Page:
I turn to Amendment No. 11 tabled by the noble Lord, Lord Norton of Louth. The effect of the amendment would be that the certificate would be invalidated unless approved by a resolution of both Houses within 20 sitting days. The amendment would also have the effect that a Minister, having signed an exception certificate, would be required within the same period of time to pass in confidence to a Joint Committee the information in question.

As I said in the debate on an identical amendment on Report, that would certainly result in additional delays in reaching a view on whether information might be disclosed or withheld, but I do not believe that it would lead to any greater transparency than the Bill already provides, in particular with the amendment soon to be moved by the noble Lord, Lord Mackay of Ardbrecknish. It is clear that the exception certificate process is not something which would be undertaken without very serious consideration. There are safeguards to ensure that decisions must be transparent. The Minister must give public reasons for the decision. The commissioner will have had the opportunity, if she wishes, to see all the relevant information. She can report under Clause 49 any shortcomings in the decision-making procedure to Parliament, and Parliament itself can, at any time, hold the Minister to account for his actions. We think that that is sensible. It delivers the objectives that the more complicated procedure proposed by the noble Lord, Lord Norton of Louth, also seeks to deliver.

We have repeatedly made our position clear on why it is important that Ministers are and must be seen to be responsible in relation to decisions of that sort. We believe that it is right that Ministers, backed by the collective responsibility of Cabinet, should be seen to be responsible for taking decisions in areas such as these and that this is preferable to a position in which that responsibility is transferred to Parliament. In effect, that is what the amendment tabled by the noble Lord, Lord Norton, would do. It is right that Parliament holds Ministers to account in relation to that in a way which involves reasons, direct knowledge of what is happening and an independent person able to report any shortcomings. However, ultimately it is for Ministers accountable to Parliament, with Parliament being provided with the proper information, who have to take the decisions. In all the circumstances, I would invite the noble Lord, Lord Norton of Louth, not to move his amendment.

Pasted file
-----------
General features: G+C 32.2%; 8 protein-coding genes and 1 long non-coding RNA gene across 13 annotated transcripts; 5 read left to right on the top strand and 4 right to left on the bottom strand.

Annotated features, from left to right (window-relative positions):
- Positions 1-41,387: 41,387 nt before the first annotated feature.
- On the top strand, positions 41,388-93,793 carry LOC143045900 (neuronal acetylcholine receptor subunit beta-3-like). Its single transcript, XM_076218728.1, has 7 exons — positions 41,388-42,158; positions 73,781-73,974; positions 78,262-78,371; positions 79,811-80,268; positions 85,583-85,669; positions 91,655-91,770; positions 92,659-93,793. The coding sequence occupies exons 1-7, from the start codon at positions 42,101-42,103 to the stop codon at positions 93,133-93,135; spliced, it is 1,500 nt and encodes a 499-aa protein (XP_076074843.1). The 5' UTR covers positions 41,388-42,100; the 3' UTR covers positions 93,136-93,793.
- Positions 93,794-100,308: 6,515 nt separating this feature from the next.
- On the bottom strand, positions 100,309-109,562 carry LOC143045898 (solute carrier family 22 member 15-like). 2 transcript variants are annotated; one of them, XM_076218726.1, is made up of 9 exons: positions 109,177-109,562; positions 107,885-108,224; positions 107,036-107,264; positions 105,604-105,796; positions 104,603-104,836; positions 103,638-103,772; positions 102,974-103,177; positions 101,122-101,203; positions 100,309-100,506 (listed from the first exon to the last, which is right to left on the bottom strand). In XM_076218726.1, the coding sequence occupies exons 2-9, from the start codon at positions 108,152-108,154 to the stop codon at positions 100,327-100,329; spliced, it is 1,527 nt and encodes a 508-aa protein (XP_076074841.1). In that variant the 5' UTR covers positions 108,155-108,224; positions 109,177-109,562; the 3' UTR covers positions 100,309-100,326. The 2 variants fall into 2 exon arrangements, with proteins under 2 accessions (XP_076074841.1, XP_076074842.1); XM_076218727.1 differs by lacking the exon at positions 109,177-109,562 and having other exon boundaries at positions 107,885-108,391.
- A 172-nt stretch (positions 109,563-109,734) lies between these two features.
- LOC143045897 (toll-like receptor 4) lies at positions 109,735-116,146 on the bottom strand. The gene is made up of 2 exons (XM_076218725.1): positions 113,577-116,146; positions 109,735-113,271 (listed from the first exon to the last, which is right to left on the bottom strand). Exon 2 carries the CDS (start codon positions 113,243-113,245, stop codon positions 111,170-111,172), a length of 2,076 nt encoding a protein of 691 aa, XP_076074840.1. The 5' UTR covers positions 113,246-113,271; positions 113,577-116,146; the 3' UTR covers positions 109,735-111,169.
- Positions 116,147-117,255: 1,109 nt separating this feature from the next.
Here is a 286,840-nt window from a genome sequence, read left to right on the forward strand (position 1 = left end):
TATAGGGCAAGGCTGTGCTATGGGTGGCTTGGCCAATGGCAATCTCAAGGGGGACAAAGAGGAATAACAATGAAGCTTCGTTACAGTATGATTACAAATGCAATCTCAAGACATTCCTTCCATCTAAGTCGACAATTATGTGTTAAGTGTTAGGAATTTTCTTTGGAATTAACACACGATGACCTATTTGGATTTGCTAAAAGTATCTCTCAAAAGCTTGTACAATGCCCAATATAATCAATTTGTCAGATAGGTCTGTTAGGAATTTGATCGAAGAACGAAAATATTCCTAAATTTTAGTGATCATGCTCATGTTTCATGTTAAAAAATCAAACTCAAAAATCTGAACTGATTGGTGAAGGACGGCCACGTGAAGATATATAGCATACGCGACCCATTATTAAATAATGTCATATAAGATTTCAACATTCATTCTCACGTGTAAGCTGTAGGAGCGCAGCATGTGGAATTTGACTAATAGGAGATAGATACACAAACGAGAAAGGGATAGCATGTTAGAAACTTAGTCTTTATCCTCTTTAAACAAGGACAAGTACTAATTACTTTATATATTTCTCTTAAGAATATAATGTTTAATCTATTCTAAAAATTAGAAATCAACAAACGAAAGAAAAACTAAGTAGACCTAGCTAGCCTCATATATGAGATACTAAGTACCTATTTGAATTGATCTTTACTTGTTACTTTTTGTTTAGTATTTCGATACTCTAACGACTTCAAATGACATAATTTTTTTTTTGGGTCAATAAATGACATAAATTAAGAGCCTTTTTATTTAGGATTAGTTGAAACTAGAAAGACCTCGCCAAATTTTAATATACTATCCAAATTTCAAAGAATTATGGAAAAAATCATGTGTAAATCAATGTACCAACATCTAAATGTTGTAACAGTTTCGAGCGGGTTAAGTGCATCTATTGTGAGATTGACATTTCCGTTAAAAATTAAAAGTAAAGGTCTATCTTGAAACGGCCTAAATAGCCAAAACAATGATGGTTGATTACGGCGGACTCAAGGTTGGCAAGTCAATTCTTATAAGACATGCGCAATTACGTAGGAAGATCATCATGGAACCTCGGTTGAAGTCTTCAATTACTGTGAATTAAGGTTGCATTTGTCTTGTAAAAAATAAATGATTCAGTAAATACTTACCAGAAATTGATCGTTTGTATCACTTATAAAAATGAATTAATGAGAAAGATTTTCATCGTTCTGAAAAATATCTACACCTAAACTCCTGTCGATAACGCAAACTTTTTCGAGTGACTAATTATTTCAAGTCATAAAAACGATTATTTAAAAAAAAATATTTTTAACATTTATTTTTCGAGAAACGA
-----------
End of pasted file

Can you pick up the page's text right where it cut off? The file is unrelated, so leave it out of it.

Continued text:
Lord Mackay of Ardbrecknish: My Lords, I am grateful to the Minister for accepting the argument put forward by myself and noble friend Lord Norton. I am sure that my noble friend accepts that his amendment was pretty much a nuclear option and would require much more parliamentary procedure than my amendment. However, I am grateful to the Minister for accepting that Amendment No. 10 carries out that for which we were searching at Report and, indeed, in Committee; that is, a way for Parliament to be

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informed expeditiously about the occasions on which government Ministers have used the veto. I suppose I can mark that as a triumph. I shall now be able to look the noble Lords, Lord Lester, and Goodhart, in the face in the competition for who made any amendments to this Bill. I beg leave to withdraw the amendment.

Amendment, by leave, withdrawn.